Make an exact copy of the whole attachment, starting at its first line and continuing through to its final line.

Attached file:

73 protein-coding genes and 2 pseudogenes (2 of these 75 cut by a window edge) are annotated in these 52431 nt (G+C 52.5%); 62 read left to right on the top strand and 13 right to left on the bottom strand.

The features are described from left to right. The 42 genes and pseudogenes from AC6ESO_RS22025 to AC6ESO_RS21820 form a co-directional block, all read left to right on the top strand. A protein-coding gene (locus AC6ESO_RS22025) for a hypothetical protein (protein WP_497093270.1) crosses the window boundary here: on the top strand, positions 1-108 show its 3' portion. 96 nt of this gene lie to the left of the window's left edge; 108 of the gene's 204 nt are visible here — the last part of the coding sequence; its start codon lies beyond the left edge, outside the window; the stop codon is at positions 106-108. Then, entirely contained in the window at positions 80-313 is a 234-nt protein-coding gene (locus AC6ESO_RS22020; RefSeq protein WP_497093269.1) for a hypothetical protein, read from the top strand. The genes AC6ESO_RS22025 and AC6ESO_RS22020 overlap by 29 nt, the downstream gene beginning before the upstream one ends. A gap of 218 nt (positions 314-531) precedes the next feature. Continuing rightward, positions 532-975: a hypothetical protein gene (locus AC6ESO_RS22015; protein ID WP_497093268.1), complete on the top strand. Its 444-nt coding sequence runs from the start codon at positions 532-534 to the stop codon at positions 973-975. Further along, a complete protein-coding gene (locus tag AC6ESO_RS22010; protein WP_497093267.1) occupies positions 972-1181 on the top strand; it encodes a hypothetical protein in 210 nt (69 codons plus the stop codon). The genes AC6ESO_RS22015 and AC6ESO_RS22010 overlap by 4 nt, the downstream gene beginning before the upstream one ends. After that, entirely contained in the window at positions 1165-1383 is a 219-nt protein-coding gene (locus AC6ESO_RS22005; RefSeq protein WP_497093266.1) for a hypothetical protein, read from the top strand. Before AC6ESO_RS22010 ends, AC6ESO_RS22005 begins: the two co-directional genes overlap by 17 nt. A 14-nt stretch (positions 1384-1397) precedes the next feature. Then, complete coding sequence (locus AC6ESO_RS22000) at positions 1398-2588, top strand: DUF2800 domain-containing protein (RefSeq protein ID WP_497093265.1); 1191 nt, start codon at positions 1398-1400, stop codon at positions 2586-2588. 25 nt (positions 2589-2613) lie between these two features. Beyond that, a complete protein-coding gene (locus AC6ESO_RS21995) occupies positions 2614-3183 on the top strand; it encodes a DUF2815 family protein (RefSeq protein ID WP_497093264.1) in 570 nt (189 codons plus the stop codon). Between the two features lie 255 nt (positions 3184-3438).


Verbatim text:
73 protein-coding genes and 2 pseudogenes (2 of these 75 cut by a window edge) are annotated in these 52431 nt (G+C 52.5%); 62 read left to right on the top strand and 13 right to left on the bottom strand.

The features are described from left to right. The 42 genes and pseudogenes from AC6ESO_RS22025 to AC6ESO_RS21820 form a co-directional block, all read left to right on the top strand. A protein-coding gene (locus AC6ESO_RS22025) for a hypothetical protein (protein WP_497093270.1) crosses the window boundary here: on the top strand, positions 1-108 show its 3' portion. 96 nt of this gene lie to the left of the window's left edge; 108 of the gene's 204 nt are visible here — the last part of the coding sequence; its start codon lies beyond the left edge, outside the window; the stop codon is at positions 106-108. Then, entirely contained in the window at positions 80-313 is a 234-nt protein-coding gene (locus AC6ESO_RS22020; RefSeq protein WP_497093269.1) for a hypothetical protein, read from the top strand. The genes AC6ESO_RS22025 and AC6ESO_RS22020 overlap by 29 nt, the downstream gene beginning before the upstream one ends. A gap of 218 nt (positions 314-531) precedes the next feature. Continuing rightward, positions 532-975: a hypothetical protein gene (locus AC6ESO_RS22015; protein ID WP_497093268.1), complete on the top strand. Its 444-nt coding sequence runs from the start codon at positions 532-534 to the stop codon at positions 973-975. Further along, a complete protein-coding gene (locus tag AC6ESO_RS22010; protein WP_497093267.1) occupies positions 972-1181 on the top strand; it encodes a hypothetical protein in 210 nt (69 codons plus the stop codon). The genes AC6ESO_RS22015 and AC6ESO_RS22010 overlap by 4 nt, the downstream gene beginning before the upstream one ends. After that, entirely contained in the window at positions 1165-1383 is a 219-nt protein-coding gene (locus AC6ESO_RS22005; RefSeq protein WP_497093266.1) for a hypothetical protein, read from the top strand. Before AC6ESO_RS22010 ends, AC6ESO_RS22005 begins: the two co-directional genes overlap by 17 nt. A 14-nt stretch (positions 1384-1397) precedes the next feature. Then, complete coding sequence (locus AC6ESO_RS22000) at positions 1398-2588, top strand: DUF2800 domain-containing protein (RefSeq protein ID WP_497093265.1); 1191 nt, start codon at positions 1398-1400, stop codon at positions 2586-2588. 25 nt (positions 2589-2613) lie between these two features. Beyond that, a complete protein-coding gene (locus AC6ESO_RS21995) occupies positions 2614-3183 on the top strand; it encodes a DUF2815 family protein (RefSeq protein ID WP_497093264.1) in 570 nt (189 codons plus the stop codon). Between the two features lie 255 nt (positions 3184-3438).